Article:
If you want to try and improve the seals between the different components of your SWE use your frame sealant to put a thin coat on both of the parts that sit on top of each other but put cling film between them.

Then restack the SWE and clamp tight, leave 24 hours to ensure the sealant has gone off then remove the cling film and if by magic the steam should only escape via the front entrance.

You know have a fully functional working SWE and will be the envy of all your Association Colleagues.

Next move every thing outside, best to use a good extension lead, the smell and heat is not for confined places and if placed in a kitchen will be sufficient grounds for a costly divorce.

As I am so efficient at present! I have no old brood combs so had to find ten from another Apiarist who will remain anonymous as I don’t want to start a legal battle such as the BBKA found themselves in recently. Place the brood combs on the SWE turn on the Paper Stripper and leave for an hour or however long the Manufacturer tells you it will last before boiling dry.

This next part is important for you own well being and efficient use of the SWE. Make sure you have old clothes on,stout shoes or boots and most importantly gloves as the entire device will be very hot when you turn off the steam.
Get a hive tool or metal scrapper and take apart your device removing the frames and scrape off any residue and remove the wire which was used to reinforce the foundation you put in, decades ago. The frames can be reused ,if still decent, once soaked in a soda crystals in your old Burco Boiler.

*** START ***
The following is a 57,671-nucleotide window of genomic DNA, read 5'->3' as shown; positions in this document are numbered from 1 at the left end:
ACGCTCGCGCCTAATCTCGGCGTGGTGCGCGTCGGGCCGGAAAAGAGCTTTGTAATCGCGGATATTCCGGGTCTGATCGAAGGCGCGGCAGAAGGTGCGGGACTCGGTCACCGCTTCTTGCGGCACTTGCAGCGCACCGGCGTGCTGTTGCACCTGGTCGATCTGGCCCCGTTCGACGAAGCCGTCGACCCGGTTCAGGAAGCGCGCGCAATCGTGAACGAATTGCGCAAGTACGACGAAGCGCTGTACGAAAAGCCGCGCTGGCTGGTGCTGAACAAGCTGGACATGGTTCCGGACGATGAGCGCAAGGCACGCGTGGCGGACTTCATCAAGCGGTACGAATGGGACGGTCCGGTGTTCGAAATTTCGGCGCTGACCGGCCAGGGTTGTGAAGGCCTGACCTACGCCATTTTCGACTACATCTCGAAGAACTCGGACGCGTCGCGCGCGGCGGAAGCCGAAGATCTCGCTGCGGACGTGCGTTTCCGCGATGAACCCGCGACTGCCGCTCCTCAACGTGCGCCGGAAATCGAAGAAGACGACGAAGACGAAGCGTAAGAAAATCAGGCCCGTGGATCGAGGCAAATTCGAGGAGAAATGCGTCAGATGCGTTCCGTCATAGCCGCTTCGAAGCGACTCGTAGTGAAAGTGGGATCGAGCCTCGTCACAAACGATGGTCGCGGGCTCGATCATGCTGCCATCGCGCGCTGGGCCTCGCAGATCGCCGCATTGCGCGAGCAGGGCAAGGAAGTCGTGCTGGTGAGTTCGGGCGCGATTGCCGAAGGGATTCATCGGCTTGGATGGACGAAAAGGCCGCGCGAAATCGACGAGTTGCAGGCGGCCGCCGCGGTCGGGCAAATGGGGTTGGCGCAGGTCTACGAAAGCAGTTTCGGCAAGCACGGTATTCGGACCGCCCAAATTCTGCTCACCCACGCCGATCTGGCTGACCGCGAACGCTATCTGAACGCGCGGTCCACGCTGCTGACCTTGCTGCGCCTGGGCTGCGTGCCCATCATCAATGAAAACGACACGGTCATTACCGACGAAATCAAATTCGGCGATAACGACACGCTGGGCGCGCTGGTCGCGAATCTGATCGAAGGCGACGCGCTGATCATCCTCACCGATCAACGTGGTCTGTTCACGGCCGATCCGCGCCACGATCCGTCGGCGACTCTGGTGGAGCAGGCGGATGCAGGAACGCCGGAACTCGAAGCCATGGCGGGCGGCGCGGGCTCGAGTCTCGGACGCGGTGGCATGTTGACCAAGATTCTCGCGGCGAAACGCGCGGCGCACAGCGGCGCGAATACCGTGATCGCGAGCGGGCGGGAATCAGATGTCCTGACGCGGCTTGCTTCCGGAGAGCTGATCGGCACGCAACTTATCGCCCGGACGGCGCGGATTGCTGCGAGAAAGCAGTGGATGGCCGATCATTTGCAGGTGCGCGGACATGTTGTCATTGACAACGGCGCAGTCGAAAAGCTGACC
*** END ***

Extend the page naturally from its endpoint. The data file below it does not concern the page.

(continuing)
If not buy some seconds from the next Trade Fair and use your old frames as fire wood.

The next part needs doing whilst everything is still warm,I get some old newspapers or old plastic feed sack and place them on the ground.Then get the Eke which will be full of old cocoons sitting on the Varroa screen and scrap them off onto the paper and into the sack.

I burn mine on the log burner or in the bonfire but if you do not have these facilities wrap them up well and put them in the dustbin the last thing you need is Bees smelling around this Virus filled concoction.

The wax recovered will need filtering through Muslin or an old Pillow case before re use or selling/ exchanging for new Foundation.
I just put it back through the SWE until most of the stain and muck has been filtered out.

After all that you will be the proud owner of a SWE which others will want to borrow.

But even better the one in the pictures, total cost to the Association £30.00, is stored at Will SPENCERS Farm and can be collected once a booking made as demand for its use will be high, well I hope so after all this toil and hard labour.

Be warned you have no excuse for using or having tatty old combs in use in your Apiary the “DRONES” the type with cameras on are out and about searching for footage.

More info can be found in the follow article:

http://www.nationalbeeunit.com/downloadDocument.cfm?id=1069